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Calacatta marble subway tile backsplash question please

13 years ago

Hello again again again and again! :)

How common is it to order marble tile from a local place that has a good-looking pallet, but then to have to have someone cut it to subway size if it only comes in 12" squares, as well as hone it for you if you want it honed (if you don't want to do this yourself, which I don't)? Is that too picky and most people wouldn't go through all that? My contractor doesn't prefer to cut it himself.

If you have time to kill (haha yeah right), please read on...

I've been given very specific suggestions by salespeople as well as members of this online community. Please correct me if I'm mistaken about anything.

1. I want a light-colored, subtle marble that has a little grey and a little tan in it but doesn't have too much movement - is more white with the occasional light streak of color than grey overall. I've been told the most appropriate type of marble - at least that's easier to come by - would be honed calacatta. I've also been told "statuary" however I can't find it so no biggie since calacatta might be good enough.

2. I've read online and been told that if I'm concerned about some of the tiles being too "busy" looking, I should order more than I need so that I can pick out the non-desired pieces, and that I should also order it locally so that I can look at several pieces from a particular pallet to insure that for the most part - within reason - that pallet has the look I'm into. Yes?

3. The way I plan to use the marble, is to have subway tile backsplash. Most of the pieces that can be bought are already cut into 3x6 sizes, however the only local companies that sell it this way either have ugly pallets in (VERY bright and busy looking pieces with lots of movement), or else are light and subtle but have corners which are broken looking (not nice clean edges) and they want you to accept that more "rustic" look (e.g. GBI). The only local company that has an attractive pallet of calacatta marble tile, only sells it in 12x12" tiles, and they're glossy (not honed). Since I prefer 2x6" sizes anyway, I could at least get the size I really wanted in the first place.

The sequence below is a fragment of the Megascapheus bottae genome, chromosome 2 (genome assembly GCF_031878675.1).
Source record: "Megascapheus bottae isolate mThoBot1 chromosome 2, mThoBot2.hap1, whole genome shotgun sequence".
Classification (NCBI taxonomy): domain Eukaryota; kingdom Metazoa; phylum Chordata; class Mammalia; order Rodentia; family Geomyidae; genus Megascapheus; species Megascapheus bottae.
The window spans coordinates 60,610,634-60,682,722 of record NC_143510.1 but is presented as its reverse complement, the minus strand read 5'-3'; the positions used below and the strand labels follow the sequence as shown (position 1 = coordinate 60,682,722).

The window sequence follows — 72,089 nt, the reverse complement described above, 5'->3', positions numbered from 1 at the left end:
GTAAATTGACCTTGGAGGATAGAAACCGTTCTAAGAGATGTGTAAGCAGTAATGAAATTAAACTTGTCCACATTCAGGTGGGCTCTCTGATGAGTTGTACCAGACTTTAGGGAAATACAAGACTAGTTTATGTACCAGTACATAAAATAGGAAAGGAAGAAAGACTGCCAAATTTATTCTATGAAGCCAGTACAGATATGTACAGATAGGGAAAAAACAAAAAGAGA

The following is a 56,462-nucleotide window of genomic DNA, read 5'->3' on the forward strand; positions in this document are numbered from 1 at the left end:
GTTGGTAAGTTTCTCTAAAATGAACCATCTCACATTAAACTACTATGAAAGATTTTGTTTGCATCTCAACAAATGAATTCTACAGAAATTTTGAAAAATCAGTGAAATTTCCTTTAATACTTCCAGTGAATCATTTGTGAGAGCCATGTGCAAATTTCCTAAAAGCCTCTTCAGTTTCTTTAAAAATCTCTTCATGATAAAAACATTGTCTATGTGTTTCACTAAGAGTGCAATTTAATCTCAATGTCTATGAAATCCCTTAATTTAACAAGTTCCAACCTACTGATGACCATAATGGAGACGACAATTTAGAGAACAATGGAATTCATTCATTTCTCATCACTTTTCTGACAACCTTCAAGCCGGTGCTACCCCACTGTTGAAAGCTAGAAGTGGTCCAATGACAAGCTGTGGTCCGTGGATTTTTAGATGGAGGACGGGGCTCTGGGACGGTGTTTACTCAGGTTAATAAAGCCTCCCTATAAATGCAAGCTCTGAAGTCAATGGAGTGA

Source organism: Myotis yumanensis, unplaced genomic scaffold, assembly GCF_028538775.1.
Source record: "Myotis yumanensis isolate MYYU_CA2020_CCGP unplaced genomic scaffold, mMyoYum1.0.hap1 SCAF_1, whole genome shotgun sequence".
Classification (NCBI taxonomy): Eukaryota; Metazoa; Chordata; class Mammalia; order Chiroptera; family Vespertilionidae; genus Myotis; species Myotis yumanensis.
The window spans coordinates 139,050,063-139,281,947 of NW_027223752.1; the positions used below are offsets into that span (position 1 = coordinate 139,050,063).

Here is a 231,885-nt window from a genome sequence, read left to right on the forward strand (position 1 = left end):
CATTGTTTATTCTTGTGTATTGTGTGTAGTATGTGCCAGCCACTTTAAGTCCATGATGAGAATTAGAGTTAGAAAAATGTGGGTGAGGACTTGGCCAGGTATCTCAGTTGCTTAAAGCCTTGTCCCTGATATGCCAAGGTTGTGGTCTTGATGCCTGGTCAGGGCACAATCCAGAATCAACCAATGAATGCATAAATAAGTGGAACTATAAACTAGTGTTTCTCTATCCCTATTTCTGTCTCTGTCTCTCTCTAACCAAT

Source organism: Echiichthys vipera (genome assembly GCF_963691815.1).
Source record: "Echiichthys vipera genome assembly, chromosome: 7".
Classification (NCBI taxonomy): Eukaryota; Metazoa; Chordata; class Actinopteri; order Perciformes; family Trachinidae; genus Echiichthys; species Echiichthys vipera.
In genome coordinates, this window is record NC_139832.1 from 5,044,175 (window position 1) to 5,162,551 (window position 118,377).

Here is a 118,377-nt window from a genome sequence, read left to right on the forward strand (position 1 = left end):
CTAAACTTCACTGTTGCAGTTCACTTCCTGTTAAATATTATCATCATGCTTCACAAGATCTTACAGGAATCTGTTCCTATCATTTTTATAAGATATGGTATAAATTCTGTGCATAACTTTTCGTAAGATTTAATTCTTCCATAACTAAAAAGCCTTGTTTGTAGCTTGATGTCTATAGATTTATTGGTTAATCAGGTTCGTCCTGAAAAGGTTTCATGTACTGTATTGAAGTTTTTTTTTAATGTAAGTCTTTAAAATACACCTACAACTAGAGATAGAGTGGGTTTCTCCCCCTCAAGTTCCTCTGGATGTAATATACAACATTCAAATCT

4. The company sells these tiles for $16.60 SF retail, and I can get the contractor price through my contractor though I don't know what that would be. I think at least a few bucks off that per SF. The company doesn't cut or hone tile for us but gives a big list of fabricators who can. While I admit I haven't called them yet, since it's a weekend, the tile company suspects they'd charge between $4-8.00/SF to hone it. They don't know how much it might cost to cut it. My backsplash area is a little less than 21.75 SF.

5. The company (a man who seems to be honest and know what's what) suggests - based on what he and I saw in the pallet - that I might need to order 30% more than I actually need, to get rid of all the crazy dark parts. That said, he also said I could buy less than 30% extra and have put on hold more from that pallet, in case I need more later. That makes a lot of sense, although I don't want to have to pay the fabricator person twice as I'm sure it would cost more than getting it all done at once. Hmmm.

Is all this crazy of me? I definitely don't want to end up with backsplash tiles that make me unhappy to look at, and I'm very impressed with the classy yet non-nousveau-rich/Donald-Trump look of others' carefully cherry-picked marble subway tiles. :) I'm afraid all this could end up costing in the neighborhood of $550-600.00/SF (who knows how off my calculations are).

Throwing out a curve ball here, but: if you were going for the period kitchen look, and were getting a stainless countertop w/ white Shaws farm sink in the middle and original old white-painted cupboards on either side of the sink, what backsplash would you choose for a 1913 house besides marble subway? I've also thought of simple white or ivory minibrick but that might be too modern looking...and might be too much white for all the white cupboards and white trim on the windows above the sink.

Thank you and sorry for writing a book. See link below to picture of my kitchen as it is now...

Here is a link that might be useful: Just an idea of the countertop/backsplash location...

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